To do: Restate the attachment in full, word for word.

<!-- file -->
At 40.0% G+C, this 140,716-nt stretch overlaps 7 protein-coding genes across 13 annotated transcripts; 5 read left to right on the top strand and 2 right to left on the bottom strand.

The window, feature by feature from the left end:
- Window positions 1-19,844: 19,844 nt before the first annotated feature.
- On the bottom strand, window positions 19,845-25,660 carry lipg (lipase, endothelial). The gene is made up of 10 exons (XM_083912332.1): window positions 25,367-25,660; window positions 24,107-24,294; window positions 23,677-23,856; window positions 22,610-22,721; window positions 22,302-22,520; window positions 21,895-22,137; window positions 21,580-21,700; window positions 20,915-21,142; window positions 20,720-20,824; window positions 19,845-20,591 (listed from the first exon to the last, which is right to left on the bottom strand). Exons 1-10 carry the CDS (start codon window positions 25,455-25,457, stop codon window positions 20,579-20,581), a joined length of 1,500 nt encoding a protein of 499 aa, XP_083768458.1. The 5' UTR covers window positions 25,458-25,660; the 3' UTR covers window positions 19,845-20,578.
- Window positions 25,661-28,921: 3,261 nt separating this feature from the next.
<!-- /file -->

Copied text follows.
At 40.0% G+C, this 140,716-nt stretch overlaps 7 protein-coding genes across 13 annotated transcripts; 5 read left to right on the top strand and 2 right to left on the bottom strand.

The window, feature by feature from the left end:
- Window positions 1-19,844: 19,844 nt before the first annotated feature.
- On the bottom strand, window positions 19,845-25,660 carry lipg (lipase, endothelial). The gene is made up of 10 exons (XM_083912332.1): window positions 25,367-25,660; window positions 24,107-24,294; window positions 23,677-23,856; window positions 22,610-22,721; window positions 22,302-22,520; window positions 21,895-22,137; window positions 21,580-21,700; window positions 20,915-21,142; window positions 20,720-20,824; window positions 19,845-20,591 (listed from the first exon to the last, which is right to left on the bottom strand). Exons 1-10 carry the CDS (start codon window positions 25,455-25,457, stop codon window positions 20,579-20,581), a joined length of 1,500 nt encoding a protein of 499 aa, XP_083768458.1. The 5' UTR covers window positions 25,458-25,660; the 3' UTR covers window positions 19,845-20,578.
- Window positions 25,661-28,921: 3,261 nt separating this feature from the next.